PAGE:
A spectacular Lion-tailed Macaque meeting us along the main road in Valparai, Western Ghats, Kerala, India!
Expedition to the Western Ghats
India's spectacular Western Ghats range (also known as the Nilgiri Range) as seen in Pampadum Shola National Park.
Check out our Pbase galleries (Click Here) for more images from the Western Ghats!
(Linked From: http://www.birdskerala.com/UserFiles/map(1).gif)
Been living in Thailand now for some four months and we were already itching to get out and see some wildlife! Now we find ourselves in the Western Ghats of southern India sitting on the veranda of our spectacular old British tea estate bungalow in Valparai, Tamil Nadu. We’ve been in southern India now for some five days and we’ve accumulated a nice list of twenty-plus mammals, at least twelve of which are lifers for us. We have a few more days to go but most of the region’s endemics are already on our list.
This is my fifth trip to the sub-continent. I keep telling myself that every trip is my last, but somehow I keep finding myself back in India. I’ve always found travel in India to be somewhat of a chore, with virtually any conceivable inconvenience and bureaucratic mishap being a reality, but the species list is so spectacular here, and with all of the amazing trip reports I keep finding on Jon Hall’s website (check here), I am continually enticed to come back again and again. That being said, I am quite sure this is my last trip to India! But then again, there is that pesky Snow Leopard trip in Ladakh calling my name….I am sure I will be back....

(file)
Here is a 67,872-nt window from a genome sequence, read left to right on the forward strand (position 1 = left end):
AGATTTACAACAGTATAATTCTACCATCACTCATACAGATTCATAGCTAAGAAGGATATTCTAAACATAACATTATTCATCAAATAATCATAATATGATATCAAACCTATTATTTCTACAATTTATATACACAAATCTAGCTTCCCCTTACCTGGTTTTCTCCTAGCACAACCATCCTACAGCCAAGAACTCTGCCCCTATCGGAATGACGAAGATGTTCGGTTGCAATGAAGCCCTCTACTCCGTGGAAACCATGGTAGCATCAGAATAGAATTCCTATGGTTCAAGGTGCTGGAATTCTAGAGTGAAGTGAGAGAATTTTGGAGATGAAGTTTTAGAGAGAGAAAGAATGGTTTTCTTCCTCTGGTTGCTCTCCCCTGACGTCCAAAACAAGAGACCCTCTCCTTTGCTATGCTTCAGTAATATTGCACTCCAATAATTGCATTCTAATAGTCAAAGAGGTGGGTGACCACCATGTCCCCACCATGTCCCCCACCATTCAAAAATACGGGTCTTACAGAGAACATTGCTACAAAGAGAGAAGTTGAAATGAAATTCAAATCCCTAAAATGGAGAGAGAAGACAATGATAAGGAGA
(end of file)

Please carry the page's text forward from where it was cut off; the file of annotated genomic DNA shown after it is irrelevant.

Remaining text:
I started planning this trip back in the winter of 2012, just after accepting my contract with the International School Bangkok. I started contacting various tour operators in India and was having zero luck finding anyone to respond to my queries. At the same time I was contemplating doing a similar trip down to Sri Lanka during the same break so I also contacted Bird & Wildlife Team (Website Here), who responded very positively that they could handle a trip to the Western Ghats region of southern India as well as Sri Lanka, which is where they are based and have a stellar reputation for producing record-breaking species lists. After a bit of back-and-forth with Deepal, their representative, we committed to a trip to both the Western Ghats and Sri Lanka for our winter break 2013-14! And now here we are.
Our Western Ghats expedition started after an overnight flight from Bangkok with a brief stay at the hotel from hell in Colombo. I decided that since we had a nine hour layover in Colombo that we would be wise to try to catch some zzz’s in a hotel rather than try to crash inside the transit lounge. Mistake! With two all-night thrashing techno-parties along with a really and a filthy hell-hole of a room, our night less than desirable. But it was only a few hours and we were then on our way to Kochi, India.